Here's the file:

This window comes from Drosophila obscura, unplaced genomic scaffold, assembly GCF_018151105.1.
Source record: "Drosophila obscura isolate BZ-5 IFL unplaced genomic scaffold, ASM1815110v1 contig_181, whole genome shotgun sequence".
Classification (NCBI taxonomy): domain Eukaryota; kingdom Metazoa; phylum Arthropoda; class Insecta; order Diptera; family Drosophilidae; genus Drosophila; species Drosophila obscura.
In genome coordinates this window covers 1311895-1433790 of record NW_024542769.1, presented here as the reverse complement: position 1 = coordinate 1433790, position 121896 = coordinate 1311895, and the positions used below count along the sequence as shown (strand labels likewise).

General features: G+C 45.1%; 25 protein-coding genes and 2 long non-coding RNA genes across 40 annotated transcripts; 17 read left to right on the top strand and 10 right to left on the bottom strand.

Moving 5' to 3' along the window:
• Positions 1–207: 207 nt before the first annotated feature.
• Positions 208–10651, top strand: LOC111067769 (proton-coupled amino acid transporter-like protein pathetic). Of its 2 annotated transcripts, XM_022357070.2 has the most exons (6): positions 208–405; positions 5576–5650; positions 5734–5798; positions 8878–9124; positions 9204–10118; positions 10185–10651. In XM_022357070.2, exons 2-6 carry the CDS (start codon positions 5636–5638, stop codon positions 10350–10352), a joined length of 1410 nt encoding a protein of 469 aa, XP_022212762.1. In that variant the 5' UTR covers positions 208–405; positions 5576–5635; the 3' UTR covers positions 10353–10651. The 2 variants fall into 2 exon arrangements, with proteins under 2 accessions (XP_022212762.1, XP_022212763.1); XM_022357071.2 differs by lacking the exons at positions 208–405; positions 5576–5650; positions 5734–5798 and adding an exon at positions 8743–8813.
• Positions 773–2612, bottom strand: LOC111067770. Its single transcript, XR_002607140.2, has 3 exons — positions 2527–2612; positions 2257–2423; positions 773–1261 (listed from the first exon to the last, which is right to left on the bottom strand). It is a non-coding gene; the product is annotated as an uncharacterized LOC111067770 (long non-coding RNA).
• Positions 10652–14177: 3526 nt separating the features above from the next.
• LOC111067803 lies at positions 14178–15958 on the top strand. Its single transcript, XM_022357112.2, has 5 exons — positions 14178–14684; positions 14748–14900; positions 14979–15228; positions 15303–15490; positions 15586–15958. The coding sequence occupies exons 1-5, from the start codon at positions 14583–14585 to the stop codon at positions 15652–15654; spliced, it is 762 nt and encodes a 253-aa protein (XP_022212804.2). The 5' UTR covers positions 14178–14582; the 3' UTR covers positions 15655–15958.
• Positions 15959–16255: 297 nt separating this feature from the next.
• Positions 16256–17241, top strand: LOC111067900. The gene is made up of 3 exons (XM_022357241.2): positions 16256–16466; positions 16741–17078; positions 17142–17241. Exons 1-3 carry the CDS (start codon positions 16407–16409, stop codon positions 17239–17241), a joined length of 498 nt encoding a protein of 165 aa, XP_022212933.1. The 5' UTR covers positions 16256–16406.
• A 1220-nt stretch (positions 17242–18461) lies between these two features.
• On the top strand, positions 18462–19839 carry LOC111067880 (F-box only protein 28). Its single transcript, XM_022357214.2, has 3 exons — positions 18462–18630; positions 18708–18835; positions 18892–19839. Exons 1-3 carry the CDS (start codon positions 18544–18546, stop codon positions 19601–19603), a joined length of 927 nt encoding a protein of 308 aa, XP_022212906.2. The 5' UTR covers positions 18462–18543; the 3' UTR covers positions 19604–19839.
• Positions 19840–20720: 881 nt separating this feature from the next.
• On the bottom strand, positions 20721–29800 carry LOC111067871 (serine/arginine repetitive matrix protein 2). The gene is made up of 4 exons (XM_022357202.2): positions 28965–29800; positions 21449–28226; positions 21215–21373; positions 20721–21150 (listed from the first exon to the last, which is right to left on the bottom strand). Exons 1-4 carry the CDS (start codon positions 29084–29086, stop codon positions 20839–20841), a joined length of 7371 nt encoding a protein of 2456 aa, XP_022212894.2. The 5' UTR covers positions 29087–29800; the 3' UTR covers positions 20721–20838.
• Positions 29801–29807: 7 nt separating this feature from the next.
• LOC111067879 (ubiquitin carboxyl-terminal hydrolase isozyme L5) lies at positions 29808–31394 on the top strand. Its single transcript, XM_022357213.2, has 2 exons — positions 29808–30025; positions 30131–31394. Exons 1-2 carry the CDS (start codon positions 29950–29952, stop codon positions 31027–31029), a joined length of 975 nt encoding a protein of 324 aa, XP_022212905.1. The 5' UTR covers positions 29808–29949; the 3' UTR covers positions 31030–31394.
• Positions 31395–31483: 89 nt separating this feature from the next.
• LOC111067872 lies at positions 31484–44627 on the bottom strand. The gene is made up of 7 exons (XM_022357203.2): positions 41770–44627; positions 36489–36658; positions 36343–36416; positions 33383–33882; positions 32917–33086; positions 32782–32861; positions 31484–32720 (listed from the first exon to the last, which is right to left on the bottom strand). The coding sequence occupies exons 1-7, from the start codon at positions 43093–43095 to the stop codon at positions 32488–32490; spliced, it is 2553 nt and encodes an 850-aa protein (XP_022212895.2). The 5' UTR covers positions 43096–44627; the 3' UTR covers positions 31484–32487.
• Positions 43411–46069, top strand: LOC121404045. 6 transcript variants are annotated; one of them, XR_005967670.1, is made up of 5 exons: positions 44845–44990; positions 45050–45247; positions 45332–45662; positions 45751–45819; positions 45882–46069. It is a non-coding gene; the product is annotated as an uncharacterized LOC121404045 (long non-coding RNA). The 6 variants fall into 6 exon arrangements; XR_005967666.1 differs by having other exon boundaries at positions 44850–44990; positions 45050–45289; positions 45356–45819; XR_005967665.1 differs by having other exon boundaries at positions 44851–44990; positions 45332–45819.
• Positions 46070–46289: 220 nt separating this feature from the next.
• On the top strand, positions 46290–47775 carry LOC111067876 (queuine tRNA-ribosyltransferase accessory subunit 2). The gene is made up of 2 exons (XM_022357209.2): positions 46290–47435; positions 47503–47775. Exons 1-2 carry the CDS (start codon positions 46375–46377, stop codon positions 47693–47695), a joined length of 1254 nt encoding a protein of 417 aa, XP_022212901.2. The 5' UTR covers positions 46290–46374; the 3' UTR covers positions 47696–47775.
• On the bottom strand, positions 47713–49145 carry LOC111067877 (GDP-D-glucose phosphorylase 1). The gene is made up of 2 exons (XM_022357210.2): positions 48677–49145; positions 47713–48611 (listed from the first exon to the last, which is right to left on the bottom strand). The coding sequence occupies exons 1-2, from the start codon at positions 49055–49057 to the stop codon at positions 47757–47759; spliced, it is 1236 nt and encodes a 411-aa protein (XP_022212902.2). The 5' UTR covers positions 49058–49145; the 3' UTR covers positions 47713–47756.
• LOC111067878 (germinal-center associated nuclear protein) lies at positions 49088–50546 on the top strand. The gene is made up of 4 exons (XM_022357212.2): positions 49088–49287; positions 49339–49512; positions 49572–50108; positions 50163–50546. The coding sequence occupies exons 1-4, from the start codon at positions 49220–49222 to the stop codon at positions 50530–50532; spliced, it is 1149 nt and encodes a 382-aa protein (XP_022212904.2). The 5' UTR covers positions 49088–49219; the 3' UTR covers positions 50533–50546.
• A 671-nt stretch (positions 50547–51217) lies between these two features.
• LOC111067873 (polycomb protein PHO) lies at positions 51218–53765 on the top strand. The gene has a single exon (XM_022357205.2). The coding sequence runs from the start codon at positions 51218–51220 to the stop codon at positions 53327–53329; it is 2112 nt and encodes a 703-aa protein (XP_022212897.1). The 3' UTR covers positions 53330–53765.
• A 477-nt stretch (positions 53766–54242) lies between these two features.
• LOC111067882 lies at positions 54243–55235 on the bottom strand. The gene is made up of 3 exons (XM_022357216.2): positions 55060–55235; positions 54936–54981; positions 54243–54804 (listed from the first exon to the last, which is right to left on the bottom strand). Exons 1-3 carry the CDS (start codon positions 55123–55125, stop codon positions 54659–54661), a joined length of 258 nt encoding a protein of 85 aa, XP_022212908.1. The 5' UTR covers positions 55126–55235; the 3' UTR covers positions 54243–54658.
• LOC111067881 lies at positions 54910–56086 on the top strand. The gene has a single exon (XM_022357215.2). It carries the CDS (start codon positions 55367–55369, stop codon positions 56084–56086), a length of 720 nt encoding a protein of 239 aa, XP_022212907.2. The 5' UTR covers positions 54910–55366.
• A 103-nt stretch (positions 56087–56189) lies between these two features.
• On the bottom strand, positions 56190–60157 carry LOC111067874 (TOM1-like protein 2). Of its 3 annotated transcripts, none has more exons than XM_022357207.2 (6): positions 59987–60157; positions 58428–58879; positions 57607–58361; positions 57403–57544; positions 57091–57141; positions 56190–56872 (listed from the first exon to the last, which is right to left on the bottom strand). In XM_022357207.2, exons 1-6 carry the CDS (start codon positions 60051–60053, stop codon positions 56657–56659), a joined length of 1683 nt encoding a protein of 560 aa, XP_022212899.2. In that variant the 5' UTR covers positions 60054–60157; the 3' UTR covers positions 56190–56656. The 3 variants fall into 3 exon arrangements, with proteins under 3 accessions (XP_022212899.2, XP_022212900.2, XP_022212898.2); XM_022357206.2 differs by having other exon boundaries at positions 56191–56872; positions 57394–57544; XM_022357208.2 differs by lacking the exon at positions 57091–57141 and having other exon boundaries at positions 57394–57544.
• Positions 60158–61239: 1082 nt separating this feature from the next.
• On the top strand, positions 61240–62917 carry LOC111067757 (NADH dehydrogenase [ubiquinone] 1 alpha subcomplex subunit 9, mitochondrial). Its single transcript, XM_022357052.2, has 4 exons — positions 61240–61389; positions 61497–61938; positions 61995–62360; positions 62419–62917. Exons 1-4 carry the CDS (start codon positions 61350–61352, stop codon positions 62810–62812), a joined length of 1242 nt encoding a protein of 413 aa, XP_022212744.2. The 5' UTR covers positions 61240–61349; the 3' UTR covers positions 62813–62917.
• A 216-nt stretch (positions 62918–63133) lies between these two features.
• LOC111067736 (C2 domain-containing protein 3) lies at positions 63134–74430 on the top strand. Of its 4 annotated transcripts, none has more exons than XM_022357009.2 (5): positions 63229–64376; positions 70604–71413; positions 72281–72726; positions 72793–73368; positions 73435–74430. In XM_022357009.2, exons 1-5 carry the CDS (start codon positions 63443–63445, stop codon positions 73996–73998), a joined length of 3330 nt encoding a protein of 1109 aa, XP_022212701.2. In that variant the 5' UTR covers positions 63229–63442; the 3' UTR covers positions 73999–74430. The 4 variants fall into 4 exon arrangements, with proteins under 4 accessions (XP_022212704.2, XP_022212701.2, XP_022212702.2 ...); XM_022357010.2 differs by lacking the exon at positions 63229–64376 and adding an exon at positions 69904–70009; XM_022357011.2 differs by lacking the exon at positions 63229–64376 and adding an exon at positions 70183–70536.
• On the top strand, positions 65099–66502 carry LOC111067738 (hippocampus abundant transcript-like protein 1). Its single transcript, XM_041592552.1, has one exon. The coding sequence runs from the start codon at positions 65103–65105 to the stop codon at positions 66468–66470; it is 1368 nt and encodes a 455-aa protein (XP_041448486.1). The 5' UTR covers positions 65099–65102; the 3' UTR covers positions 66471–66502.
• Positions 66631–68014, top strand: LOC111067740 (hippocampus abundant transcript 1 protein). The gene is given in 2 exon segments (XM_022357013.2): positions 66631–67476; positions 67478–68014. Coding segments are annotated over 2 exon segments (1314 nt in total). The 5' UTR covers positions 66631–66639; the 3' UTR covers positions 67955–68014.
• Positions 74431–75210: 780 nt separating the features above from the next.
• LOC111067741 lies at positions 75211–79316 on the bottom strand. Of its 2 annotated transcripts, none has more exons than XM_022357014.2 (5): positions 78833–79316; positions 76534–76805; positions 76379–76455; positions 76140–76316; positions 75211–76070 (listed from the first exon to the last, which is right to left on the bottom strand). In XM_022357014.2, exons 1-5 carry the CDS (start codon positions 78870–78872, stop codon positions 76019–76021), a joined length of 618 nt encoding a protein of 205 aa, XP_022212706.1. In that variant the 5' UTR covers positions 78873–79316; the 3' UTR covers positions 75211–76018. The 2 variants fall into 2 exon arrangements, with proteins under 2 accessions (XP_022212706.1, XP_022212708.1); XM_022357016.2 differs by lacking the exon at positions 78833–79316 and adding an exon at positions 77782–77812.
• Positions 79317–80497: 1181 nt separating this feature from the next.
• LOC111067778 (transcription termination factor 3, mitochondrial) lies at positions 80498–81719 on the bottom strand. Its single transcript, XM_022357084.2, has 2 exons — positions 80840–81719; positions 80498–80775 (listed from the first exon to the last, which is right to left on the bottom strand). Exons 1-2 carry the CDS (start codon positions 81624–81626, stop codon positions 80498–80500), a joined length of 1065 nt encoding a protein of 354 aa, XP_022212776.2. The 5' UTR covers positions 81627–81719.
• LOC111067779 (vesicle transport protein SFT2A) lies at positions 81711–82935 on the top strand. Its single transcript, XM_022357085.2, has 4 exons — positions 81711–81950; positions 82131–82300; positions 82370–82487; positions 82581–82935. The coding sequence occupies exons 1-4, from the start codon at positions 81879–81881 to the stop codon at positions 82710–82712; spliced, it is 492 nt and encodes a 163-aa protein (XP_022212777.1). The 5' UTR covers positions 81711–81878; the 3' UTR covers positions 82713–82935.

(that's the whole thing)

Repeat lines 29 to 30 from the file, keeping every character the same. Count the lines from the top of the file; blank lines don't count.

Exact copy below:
• A 477-nt stretch (positions 53766–54242) lies between these two features.
• LOC111067882 lies at positions 54243–55235 on the bottom strand. The gene is made up of 3 exons (XM_022357216.2): positions 55060–55235; positions 54936–54981; positions 54243–54804 (listed from the first exon to the last, which is right to left on the bottom strand). Exons 1-3 carry the CDS (start codon positions 55123–55125, stop codon positions 54659–54661), a joined length of 258 nt encoding a protein of 85 aa, XP_022212908.1. The 5' UTR covers positions 55126–55235; the 3' UTR covers positions 54243–54658.